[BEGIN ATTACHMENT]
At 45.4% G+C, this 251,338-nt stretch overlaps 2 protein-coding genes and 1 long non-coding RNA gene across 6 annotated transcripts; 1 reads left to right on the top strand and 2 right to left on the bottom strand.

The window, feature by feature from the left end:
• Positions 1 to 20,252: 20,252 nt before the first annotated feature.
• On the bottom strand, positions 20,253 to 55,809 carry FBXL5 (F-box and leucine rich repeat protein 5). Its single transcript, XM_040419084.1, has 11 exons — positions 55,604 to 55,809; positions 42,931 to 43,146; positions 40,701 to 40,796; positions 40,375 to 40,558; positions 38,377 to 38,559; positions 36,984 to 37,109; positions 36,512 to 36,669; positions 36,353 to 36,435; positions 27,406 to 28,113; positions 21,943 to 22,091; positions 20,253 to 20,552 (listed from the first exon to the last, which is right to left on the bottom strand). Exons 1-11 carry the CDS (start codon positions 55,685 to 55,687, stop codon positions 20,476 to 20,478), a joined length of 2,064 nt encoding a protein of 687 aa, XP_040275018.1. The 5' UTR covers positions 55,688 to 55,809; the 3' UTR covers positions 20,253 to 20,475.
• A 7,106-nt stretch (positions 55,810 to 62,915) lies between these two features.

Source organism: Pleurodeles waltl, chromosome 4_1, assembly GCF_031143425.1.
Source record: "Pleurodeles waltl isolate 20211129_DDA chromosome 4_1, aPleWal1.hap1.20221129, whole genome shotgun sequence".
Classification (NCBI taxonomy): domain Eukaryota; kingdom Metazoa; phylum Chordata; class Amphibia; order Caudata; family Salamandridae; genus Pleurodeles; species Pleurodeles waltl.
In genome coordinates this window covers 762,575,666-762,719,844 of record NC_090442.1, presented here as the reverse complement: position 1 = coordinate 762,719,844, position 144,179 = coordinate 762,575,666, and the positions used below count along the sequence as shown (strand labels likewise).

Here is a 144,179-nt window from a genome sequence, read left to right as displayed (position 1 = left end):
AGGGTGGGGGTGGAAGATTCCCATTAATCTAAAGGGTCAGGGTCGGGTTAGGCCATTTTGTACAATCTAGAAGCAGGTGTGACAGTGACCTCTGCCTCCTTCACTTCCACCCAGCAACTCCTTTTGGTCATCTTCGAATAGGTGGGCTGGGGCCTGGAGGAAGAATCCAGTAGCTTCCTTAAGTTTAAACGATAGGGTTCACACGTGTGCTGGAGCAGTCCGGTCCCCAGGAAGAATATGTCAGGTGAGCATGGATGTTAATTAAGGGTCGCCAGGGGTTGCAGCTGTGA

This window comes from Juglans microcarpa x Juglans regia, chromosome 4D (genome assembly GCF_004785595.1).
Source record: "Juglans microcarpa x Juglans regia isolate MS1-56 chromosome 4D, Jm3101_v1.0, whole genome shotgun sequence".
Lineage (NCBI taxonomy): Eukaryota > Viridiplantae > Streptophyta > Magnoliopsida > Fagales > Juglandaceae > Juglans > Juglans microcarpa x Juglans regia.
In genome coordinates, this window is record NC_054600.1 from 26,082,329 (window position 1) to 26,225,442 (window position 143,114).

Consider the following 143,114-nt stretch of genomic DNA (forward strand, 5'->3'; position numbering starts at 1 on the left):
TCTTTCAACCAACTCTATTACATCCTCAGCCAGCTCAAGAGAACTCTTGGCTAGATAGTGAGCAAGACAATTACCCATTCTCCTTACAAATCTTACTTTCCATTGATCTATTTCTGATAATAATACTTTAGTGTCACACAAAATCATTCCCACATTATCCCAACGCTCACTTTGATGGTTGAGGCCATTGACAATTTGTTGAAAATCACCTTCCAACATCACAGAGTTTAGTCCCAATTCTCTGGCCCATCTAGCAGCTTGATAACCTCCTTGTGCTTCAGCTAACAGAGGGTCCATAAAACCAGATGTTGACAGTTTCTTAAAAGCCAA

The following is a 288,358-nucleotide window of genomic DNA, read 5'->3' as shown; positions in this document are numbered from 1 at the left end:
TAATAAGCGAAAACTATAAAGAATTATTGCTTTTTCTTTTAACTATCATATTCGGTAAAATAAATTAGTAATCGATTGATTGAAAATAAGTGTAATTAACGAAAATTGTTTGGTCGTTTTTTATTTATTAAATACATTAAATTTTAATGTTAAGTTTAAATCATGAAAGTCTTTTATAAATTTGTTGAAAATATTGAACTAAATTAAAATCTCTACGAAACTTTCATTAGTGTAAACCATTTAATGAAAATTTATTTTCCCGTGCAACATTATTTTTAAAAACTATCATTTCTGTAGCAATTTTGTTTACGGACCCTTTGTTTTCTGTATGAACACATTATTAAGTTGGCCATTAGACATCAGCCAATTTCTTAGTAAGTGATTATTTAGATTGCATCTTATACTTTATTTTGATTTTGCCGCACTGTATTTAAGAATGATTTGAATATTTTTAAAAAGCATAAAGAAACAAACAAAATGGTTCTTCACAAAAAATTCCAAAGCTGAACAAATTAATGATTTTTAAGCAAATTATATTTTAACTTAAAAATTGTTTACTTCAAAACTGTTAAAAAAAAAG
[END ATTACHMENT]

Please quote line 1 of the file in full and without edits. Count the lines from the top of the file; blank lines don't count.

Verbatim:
At 45.4% G+C, this 251,338-nt stretch overlaps 2 protein-coding genes and 1 long non-coding RNA gene across 6 annotated transcripts; 1 reads left to right on the top strand and 2 right to left on the bottom strand.